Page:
Last week the principal of my children’s local, state primary school sent home a letter explaining to parents that the Special Religious Instruction (SRI) program would finish at the end of this semester. This was something I had been working towards for some time and so the news was very welcome.
In this blog, I want to describe the process that led to that letter being sent home. Each school is different – the demographic, the numbers enrolled in SRI, and the support, or lack of it, from the Principal and School Council – but in sharing my experience, I hope to provide some ideas, support and encouragement for other parents to follow suit.
My kids’ school
When I first made enquiries into SRI at our school about 35% of students were enrolled in the program, concentrated in Prep and the lower grades. My sense was that many parents thought they were enrolling their kids in some kind of comparative religious education, or that they were receiving a broad education in Christianity or, at the very least, learning some innocuous moral tales.
I was fairly confident that a number of those parents had no idea what the curriculum actually involved, that the volunteers only had 6-8 hours training, and that the organisation running the program, Access Ministries, wanted their children for disciples. I thought, too, that parents might not know that Access Ministries was a fundamental, evangelical organisation with highly questionable views and motives.
Plus, our school is very diverse with a range of family formations and over thirty different nationalities practicing a dozen different religions. Access Ministries does not support or celebrate diversity; quite the opposite, in fact.
If parents knew all this, I thought, I bet they’d withdraw their kids from the SRI program.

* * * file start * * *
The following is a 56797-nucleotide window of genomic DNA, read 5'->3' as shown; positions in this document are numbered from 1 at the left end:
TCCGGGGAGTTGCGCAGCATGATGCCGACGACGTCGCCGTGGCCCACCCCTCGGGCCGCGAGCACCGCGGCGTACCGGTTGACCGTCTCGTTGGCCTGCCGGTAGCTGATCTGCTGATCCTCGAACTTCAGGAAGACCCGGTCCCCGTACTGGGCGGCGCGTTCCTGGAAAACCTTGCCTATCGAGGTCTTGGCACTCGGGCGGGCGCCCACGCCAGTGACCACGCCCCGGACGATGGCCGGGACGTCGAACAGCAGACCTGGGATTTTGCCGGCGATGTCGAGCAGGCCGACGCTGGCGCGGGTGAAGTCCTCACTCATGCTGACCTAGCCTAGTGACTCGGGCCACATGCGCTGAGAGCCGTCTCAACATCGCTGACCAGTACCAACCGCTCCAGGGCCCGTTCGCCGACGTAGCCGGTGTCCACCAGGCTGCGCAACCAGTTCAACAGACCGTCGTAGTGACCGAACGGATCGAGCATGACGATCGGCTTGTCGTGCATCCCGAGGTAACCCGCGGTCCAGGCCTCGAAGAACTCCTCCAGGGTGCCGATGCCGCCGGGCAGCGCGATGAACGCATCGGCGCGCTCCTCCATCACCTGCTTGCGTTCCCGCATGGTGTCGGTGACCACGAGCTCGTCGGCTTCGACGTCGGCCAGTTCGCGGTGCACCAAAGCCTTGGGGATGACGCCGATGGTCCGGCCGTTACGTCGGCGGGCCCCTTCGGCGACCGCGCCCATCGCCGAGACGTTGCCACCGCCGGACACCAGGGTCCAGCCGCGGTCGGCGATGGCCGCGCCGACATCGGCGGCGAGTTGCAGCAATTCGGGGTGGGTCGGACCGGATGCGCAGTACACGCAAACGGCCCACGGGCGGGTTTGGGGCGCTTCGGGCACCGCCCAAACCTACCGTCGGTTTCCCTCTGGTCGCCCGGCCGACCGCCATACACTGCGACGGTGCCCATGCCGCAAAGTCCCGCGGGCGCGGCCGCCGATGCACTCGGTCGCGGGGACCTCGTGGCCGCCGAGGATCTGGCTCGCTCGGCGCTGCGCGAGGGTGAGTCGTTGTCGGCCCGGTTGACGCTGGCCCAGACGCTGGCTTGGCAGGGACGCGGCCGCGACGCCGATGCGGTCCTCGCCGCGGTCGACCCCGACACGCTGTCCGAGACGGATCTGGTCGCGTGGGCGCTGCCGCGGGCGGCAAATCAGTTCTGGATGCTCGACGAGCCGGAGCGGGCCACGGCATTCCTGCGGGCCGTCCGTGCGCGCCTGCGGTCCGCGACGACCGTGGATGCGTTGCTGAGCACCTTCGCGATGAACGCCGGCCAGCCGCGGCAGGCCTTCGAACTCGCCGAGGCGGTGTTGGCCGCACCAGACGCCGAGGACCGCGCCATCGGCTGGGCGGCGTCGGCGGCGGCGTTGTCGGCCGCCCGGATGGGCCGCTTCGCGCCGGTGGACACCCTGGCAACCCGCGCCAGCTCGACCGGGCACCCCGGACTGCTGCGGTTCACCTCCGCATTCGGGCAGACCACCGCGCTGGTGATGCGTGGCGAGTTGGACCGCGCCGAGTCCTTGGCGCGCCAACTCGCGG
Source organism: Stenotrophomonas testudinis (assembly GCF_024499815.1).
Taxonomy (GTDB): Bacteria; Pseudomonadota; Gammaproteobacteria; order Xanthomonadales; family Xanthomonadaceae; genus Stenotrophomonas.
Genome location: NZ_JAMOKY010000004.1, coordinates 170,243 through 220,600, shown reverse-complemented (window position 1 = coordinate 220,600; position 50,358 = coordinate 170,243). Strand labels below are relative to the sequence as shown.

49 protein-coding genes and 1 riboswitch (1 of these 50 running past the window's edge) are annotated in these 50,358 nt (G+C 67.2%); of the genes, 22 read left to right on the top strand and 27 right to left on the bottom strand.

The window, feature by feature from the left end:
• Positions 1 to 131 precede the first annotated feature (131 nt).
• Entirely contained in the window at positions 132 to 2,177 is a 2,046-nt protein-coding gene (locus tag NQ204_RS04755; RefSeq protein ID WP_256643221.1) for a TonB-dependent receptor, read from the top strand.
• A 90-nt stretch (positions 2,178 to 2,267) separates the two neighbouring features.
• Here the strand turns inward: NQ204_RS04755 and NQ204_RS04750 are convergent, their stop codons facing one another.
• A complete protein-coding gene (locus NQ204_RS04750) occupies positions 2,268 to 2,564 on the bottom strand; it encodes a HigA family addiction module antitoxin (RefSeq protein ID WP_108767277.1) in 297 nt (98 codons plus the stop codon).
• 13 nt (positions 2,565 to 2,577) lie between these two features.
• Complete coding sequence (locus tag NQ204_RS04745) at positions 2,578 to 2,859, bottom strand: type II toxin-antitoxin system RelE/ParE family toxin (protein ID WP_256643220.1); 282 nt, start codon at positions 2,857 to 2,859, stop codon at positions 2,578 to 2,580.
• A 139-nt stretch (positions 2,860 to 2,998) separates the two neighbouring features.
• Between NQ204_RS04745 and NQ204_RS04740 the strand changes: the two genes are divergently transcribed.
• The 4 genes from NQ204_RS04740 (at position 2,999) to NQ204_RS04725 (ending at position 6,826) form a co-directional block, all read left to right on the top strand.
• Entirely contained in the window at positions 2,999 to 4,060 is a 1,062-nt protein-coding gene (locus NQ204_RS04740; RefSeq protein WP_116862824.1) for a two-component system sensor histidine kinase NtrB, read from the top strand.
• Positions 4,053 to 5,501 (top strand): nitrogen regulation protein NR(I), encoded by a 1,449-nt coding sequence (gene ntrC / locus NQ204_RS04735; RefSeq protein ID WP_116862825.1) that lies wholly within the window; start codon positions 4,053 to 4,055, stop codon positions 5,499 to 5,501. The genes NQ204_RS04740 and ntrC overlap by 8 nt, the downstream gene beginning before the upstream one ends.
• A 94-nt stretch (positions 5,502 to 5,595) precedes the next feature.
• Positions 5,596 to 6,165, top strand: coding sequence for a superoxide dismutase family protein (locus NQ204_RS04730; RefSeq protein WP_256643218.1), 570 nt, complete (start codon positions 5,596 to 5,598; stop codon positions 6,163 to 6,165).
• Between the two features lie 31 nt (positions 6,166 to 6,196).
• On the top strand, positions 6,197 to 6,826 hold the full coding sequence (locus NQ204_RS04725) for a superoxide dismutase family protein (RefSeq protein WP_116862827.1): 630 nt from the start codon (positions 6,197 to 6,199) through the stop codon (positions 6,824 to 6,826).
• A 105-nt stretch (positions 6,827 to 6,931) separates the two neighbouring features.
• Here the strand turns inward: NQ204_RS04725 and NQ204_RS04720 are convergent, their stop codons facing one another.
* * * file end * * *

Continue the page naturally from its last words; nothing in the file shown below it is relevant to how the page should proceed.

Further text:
Step 1: Awareness-raising
The first step then was to inform parents. I started by doing some research into Access Ministries and the SRI program and writing a blog, and a follow up. I forwarded those blogs to a number of other parents and asked them to share with their networks. This started the ball rolling and got parents thinking about the issue. Here are the links. Feel free to share.
Later, I wrote another blog about the impact of SRI specifically on our school which I sent to pretty much every parent in my email address book.
Step 2: Playground conversations
The blog kick-started a month of playground conversations; at drop off and pick-up and at coffee mornings and cross-country meets, parents talked about religion and its place in our school. They asked questions and expressed their doubts and concerns one way or the other. A number of other supportive parents provided invaluable help here.
I had many discussions with parents, some of whom had no religious faith, but many who did: mainstream Christian, Catholic, Greek Orthodox and Moslem. These conversations were always respectful on both sides and acknowledged the importance of religious faith in people’s lives. At the same time, I argued that our secular, state school was not the appropriate place for the practice of that faith.
Importantly, many of the religious parents agreed and, even when their kids were enrolled in SRI, said they wouldn’t be devastated if SRI was discontinued. Many of them also felt it was wrong that the other kids couldn’t do anything substantive while their kids were doing SRI.
These conversations generated around fifty families who were willing to support the idea of ending SRI at our school and prompted me to draft a letter to School Council which they were all happy to sign.
Step 3: Key people
At the same time I spoke with some teachers – quietly in the playground – to gauge their feeling. Broadly, they had a number of concerns about the program, hated the disruption to the school day and disliked supervising SRI classes.